In the large stack of records we received, there are some documents that don't appear to match up.

For instance, the LCG investigation report lists the allegations against Griffin and whether or not those allegations were "sustained" or "not sustained" by the findings of that investigation.

  • The allegation that he violated LCG rules regarding "conduct unbecoming" and lying was sustained, the documents show.
  • The allegation of sexual harassment under LCG rules was not sustained, the documents show.
  • The allegation of sexual harassment and lying under LPD rules was sustained as to truthtfulness, the documents state.
  • And the allegation of lying under LPD rules during an investigation was sustained, the documents state.

But in the letter terminating Griffin, Interim Chief Monte Potier wrote that the investigation found he had violated a number of LPD rules and regulations, including those against sexual harassment.

The list of violations included the "conduct unbecoming" responsibility, which states employees "shall not commit any act in an official or private capacity that would bring reproach, discredit or embarassment to their profession, the Department or which could constitute conduct unbecoming."

Several violations were of procedures or policies that require employees to be truthful in any statements they make, and that employees have a responsibility to cooperate in investigations and to answer all questions completely and truthfully. There was a violation of prohibitions against abusive, obscene, profane or threatening language; harassment of employees or other persons, including sexual harassment; conduct unbecoming. The letter also listed violations of requirements that managers and employee ensure a harassment-free workplace, and included details about what constituted sexual harassment.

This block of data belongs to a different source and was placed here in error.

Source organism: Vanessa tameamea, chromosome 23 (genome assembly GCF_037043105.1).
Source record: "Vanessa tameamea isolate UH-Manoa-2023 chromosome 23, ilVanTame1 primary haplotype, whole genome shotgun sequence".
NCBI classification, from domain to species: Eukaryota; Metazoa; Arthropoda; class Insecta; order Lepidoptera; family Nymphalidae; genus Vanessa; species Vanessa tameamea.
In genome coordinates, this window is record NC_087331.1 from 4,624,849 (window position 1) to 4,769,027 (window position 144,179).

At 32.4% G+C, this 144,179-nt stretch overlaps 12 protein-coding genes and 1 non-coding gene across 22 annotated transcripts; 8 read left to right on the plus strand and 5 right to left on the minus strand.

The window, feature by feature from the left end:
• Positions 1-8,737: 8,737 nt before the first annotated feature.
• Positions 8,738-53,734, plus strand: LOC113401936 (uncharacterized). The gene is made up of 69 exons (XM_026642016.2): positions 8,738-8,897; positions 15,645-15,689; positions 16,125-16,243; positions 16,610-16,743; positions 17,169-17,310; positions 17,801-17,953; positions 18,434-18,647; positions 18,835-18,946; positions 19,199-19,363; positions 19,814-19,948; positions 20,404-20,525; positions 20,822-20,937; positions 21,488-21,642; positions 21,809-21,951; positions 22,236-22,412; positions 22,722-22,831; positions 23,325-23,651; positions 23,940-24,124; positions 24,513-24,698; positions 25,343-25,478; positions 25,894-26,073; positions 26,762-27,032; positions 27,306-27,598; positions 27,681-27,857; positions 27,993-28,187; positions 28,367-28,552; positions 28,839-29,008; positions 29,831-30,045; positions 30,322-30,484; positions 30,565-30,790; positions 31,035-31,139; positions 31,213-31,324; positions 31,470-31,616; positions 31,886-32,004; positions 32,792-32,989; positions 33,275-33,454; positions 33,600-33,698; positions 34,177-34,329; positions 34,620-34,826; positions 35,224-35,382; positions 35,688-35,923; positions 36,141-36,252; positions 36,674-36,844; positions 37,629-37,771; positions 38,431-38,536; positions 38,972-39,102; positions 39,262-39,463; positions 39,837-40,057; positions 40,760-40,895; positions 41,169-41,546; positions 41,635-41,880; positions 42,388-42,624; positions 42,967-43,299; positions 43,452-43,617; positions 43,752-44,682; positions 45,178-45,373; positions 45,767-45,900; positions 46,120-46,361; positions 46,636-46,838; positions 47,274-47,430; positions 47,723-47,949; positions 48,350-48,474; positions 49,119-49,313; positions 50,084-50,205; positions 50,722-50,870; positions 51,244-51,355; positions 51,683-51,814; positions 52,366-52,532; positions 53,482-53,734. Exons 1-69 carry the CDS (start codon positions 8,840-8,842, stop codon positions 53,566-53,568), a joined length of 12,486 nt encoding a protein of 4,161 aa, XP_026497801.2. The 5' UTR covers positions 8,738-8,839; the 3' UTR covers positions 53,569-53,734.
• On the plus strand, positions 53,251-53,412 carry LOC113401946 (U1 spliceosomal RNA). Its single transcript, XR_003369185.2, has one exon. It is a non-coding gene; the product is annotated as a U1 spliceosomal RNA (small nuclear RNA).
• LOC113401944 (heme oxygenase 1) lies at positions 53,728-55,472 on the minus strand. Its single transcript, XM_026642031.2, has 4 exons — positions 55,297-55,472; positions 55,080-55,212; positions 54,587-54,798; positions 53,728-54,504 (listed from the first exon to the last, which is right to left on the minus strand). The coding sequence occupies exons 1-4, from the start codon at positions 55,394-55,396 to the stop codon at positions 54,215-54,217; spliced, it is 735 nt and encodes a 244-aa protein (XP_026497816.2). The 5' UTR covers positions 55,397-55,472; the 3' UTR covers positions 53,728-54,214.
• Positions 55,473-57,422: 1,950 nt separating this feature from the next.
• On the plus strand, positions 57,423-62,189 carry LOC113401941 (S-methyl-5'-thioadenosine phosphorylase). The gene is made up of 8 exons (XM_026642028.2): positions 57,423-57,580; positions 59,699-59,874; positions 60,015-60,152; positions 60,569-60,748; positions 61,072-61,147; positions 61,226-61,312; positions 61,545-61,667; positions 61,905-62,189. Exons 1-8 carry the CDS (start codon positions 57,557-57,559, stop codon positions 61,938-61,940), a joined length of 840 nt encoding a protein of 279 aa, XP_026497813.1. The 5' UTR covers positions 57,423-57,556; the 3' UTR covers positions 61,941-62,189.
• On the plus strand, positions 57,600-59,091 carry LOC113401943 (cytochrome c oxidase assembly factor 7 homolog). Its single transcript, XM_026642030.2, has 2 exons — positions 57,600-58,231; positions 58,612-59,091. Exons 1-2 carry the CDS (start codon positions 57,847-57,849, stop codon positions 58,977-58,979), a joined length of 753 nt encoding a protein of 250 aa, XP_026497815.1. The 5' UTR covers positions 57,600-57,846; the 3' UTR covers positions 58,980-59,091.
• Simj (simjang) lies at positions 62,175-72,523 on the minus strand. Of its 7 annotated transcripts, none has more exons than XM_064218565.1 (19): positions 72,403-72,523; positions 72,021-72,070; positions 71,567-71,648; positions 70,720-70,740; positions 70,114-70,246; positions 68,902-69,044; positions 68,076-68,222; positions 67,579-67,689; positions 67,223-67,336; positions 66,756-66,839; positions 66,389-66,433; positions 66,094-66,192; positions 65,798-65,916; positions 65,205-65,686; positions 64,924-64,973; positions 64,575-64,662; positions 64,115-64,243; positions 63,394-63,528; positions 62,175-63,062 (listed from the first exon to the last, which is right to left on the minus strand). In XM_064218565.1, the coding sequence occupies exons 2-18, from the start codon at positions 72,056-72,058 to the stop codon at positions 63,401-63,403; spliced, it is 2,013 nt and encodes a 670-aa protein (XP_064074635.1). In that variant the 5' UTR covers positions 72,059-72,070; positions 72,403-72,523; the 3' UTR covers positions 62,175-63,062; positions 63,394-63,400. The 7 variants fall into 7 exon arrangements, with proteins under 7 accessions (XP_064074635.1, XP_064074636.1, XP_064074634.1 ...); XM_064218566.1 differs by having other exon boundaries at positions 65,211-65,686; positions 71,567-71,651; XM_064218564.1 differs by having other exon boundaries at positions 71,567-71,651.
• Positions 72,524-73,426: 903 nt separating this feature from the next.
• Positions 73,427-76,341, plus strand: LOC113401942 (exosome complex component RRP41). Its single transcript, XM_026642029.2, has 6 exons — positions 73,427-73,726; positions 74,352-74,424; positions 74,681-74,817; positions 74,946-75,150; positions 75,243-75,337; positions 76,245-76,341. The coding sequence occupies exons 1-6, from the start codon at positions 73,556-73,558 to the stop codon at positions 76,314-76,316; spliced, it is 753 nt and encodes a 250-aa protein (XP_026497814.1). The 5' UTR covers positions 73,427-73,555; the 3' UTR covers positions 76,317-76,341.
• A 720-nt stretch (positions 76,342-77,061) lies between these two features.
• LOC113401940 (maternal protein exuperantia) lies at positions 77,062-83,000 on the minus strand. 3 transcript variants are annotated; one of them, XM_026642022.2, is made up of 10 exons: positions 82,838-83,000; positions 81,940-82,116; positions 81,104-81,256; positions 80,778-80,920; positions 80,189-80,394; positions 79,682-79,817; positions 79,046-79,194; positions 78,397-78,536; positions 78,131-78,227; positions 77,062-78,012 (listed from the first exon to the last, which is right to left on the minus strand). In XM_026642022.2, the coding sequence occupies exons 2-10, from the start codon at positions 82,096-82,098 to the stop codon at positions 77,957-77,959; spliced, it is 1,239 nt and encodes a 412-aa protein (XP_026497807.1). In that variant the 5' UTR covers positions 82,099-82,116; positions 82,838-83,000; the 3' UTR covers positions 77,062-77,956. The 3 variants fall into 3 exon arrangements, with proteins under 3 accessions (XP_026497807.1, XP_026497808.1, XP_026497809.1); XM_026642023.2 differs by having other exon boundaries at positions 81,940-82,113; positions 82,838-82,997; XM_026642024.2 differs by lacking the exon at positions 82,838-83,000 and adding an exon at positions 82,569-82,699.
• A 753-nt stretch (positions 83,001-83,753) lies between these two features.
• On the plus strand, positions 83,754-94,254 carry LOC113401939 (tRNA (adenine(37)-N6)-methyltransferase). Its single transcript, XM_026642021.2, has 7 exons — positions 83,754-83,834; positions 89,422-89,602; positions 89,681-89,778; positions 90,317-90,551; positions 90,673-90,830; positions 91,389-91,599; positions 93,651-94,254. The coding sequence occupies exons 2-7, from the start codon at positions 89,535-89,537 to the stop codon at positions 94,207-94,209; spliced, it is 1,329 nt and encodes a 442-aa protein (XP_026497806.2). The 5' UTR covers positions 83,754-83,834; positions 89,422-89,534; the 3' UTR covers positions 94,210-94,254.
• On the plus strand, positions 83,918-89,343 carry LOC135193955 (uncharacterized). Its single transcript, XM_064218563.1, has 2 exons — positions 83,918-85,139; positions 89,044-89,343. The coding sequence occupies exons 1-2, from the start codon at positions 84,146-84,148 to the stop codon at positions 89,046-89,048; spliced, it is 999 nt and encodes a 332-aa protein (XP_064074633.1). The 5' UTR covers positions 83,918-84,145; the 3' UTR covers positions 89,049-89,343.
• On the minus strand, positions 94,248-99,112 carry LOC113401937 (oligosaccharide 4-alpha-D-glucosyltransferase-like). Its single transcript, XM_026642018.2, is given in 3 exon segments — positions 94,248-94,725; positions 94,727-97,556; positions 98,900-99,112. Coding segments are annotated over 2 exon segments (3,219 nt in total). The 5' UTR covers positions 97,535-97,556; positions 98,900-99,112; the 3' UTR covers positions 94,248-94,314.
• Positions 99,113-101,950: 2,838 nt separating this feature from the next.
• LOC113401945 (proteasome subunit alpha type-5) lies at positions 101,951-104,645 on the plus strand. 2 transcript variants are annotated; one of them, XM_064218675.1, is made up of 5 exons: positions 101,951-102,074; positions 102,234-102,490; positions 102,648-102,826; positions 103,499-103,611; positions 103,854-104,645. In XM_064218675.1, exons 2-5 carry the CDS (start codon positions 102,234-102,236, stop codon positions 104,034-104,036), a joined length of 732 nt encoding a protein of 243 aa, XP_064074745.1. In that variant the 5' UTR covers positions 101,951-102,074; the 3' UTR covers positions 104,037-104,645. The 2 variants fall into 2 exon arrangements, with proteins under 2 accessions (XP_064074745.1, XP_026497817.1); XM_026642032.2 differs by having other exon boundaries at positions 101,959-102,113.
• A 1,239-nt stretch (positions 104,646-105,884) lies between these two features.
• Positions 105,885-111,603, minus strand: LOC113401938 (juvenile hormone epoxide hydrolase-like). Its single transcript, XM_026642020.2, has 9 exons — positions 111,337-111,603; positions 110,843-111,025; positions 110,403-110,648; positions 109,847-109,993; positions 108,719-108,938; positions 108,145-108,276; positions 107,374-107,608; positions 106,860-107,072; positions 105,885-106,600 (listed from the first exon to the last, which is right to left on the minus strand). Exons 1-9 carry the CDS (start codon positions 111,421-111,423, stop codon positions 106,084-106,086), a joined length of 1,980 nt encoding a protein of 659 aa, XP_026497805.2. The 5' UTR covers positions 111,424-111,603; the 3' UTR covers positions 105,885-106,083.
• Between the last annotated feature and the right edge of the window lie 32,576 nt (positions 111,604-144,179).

In a document filed last week by LCG, the government states that Griffin was not terminated for sexual harassment. It refers to the letter written by Potier and states that, even though Griffin's behavior violated rules against harassment, "he was not terminated based on a finding that he had committed sexual harassment."

Instead, because Griffin denied the text conversations and suggested they were falsified, "it was concluded that Wayne Griffin deliberately misled the investigators when he denied that he had sent the messages originating from his device and further attempted to prove that position during his second interrogation as part of this investigation."

LCG is in the midst of hiring a new police chief; after what was described as a national search, nine people applied and five were found to be qualified to take the chief's exam. All are from Acadiana, and three are current members of the Lafayette Police Department. Of the remaining two, one is a retired state trooper and the other is a retired FBI agent.

The Lafayette Police Department has had five chiefs of police since January 2020.

When Josh Guillory took office, he requested that Chief Toby Aguillard resign, reportedly because of a poor relationship with Sheriff Mark Garber. Lt. Scott Morgan was then appointed interim chief.

The Guillory administration conducted a search and hired Chief Thomas Glover from the Dallas Police Department, then fired him 10 months later. Glover also appealed his termination to the board, and is appealing their decision in district court.

After Glover was fired, Sgt. Wayne Griffin was appointed interim chief, but two weeks later was placed on administrative leave pending the sexual harassment investigation, and was terminated. It's that termination that he's appealing to the board tomorrow.

The current interim chief, Major Monte Potier, was appointed in October 2021. He's the one who terminated Griffin.